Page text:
1850s-1860s: The Protective Organizations
By the 1850s industrial workers—primarily Spanish and Italian immigrants but also English, German, Polish, and Swiss—had started to form protective organizations, such as mutual aid societies. One of the earliest such unions was the Printing Trades Workers' Union of Buenos Aires, which was founded in 1853. It was originally formed as a mutual-benefit society whose purpose was to provide social programs such as sick and death benefits for its members. Within a decade, however, the organization had evolved into a trade union, and it conducted negotiations with employers and led strikes against those same employers when negotiations failed.
In 1864 Argentine workers established the International Workingmen's Association to help coordinate activities among various workers' organizations. Unfortunately, hostile actions by the government and internal disputes between socialist and anarchist factions doomed the association's effectiveness. The limited successes of these organizations did not discourage the labor movement. By the end of the nineteenth century, records indicate that some 79 Italian and 57 Spanish mutual aid societies existed in Argentina.
1880s: The Decade of Development
The decade of the 1880s is considered to be the beginning of the first great period of economic development for Argentina. The majority of modernization in Argentina took place in the city of Buenos Aires (located on the western shore of the Río de la Plata, inland from the Atlantic Ocean). Two important events occurred during this time that helped to shape Argentina's future. One event was the establishment in 1880 of the stable government under General Julio A. Roca. During his presidency, the city of Buenos Aires was established as the Federal District and as the national capital; the eastern half of Tierra del Fuego (located at the southern tip of Argentina) was acquired from Chile; and about 65,000 square kilometers (25,000 square miles) of land bordering Brazil was awarded to Argentina. The other significant event was the development of the refrigerated ship, which permitted Argentina to sell its meats to the rapidly expanding European market.
As has happened repeatedly in other lands and cultures, in the midst of an industrial revolution, the capitalists in Argentina frequently exploited its workers and failed to provide a safe and healthy working environment. Such was the case when Adolfo Dorfman reported in the newspaper La Nación on 28 August 1887 that when "the first industrial machines began operating" they were "in general, primitive, inadequate, and dangerous." Accidents were frequent, working hours long, and penalties and fines numerous when workers disobeyed.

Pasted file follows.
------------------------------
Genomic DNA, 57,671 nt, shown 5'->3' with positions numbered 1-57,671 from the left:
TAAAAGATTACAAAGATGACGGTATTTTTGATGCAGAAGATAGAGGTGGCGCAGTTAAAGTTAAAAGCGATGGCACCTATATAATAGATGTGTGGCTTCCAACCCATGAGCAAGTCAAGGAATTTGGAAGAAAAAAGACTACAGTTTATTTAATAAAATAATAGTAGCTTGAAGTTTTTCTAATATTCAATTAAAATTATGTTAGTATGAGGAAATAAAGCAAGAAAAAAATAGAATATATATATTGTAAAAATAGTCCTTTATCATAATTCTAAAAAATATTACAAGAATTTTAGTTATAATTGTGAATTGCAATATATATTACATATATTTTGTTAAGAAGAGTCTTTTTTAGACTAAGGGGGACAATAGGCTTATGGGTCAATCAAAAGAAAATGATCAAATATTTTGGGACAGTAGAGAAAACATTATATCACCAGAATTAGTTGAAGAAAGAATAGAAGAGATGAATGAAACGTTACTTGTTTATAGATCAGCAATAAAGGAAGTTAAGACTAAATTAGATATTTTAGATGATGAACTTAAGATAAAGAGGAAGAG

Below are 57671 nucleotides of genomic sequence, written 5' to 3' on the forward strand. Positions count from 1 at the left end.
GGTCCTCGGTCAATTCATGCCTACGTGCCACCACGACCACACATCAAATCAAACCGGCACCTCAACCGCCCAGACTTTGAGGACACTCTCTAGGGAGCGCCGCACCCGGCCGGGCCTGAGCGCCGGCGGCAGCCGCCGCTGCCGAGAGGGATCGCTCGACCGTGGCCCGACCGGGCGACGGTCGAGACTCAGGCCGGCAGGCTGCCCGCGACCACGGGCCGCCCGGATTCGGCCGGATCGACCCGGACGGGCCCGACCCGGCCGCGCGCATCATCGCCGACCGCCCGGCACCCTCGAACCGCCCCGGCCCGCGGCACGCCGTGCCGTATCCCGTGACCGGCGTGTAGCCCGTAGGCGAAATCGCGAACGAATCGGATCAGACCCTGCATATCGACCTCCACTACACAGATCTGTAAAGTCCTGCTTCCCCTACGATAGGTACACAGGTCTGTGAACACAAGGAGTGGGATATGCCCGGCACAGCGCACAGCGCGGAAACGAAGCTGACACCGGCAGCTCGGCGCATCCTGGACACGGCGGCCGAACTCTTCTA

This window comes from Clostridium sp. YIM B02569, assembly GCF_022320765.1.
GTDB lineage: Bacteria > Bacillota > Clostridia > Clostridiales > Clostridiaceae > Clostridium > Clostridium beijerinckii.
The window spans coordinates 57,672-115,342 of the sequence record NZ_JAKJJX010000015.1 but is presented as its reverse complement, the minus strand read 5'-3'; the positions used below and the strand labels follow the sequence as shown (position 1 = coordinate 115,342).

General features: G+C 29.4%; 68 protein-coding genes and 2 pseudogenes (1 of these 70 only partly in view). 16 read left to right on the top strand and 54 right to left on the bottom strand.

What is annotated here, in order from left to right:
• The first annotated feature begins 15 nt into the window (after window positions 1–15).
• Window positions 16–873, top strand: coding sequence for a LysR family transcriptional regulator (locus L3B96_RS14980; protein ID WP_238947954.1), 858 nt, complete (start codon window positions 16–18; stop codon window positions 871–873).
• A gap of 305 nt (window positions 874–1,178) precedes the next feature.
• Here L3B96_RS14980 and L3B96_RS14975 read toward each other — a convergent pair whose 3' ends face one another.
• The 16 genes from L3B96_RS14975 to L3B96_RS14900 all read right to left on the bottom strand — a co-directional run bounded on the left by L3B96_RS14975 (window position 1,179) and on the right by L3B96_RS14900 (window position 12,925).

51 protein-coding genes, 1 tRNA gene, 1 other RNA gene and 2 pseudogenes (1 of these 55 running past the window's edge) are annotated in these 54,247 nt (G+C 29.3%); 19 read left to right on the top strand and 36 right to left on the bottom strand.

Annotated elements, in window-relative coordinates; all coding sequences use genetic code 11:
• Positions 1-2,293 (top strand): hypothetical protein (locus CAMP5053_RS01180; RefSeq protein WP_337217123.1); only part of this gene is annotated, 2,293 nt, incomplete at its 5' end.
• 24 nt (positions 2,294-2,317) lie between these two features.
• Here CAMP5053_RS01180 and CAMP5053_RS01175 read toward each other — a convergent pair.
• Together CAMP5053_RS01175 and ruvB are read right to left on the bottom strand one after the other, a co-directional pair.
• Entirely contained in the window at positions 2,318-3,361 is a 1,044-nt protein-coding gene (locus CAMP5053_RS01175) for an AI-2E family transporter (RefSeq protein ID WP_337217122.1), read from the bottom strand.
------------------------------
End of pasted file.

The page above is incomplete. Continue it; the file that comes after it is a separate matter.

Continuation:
The Modern Labor Movement
Argentine labor historians generally agree that the period between the last third of the 1870s and 1900 was a time of transformation of a primitive labor movement into a modern one. Because Buenos Aires was the center of growth for industrialization, it also was the area where most of the progress of the labor movement occurred. The foreign-born immigrants who arrived in Argentina primarily from Europe in large measure headed the labor movement. Although native Argentine workers joined the labor unions, they did so as a minority to the immigrant workers, and were for the most part participating in nonleadership roles. The typical immigrant was a Spanish or Italian farmer or a skilled or semiskilled laborer who was employed in a small factory or shop. Most of the immigrants were located in the eastern provinces of Argentina, especially in the cities of Buenos Aires and Rosario (located northwest of Buenos Aires).
As industrial progress unfurled in the decade of the 1880s, some of the oldest unions of present-day Argentina were starting to become established, such as unions for shipbuilding craftsmen, building trades workers, and hotel and restaurant employees. One such union was organized in 1885 with the help of a railroad delegation from the United States. Because of the efforts of this delegation, a union of locomotive engineers, firemen, and washers, known as La Fraternidad (the Brotherhood), was established.
In 1889 the working-class organizations of Buenos Aires cooperated in the establishment of the International Working Committee (ComitéInternacional Obrero, or CIO). This organization was a revolutionary-type group with socialist leadership. The CIO was able to organize what is generally considered the country's first labor federation, the Federation of Workers of the Argentina Region (Federación de Trabajadores de la Región Argentina, FTRA). The FTRA dissolved after little more than a year of operations after being weakened by a lack of support from the anarchists and an economic downturn in the country. The socialists organized other labor organizations during the 1890s, including the International Socialist Workers' Party, which was renamed the Argentine Socialist Party in 1895.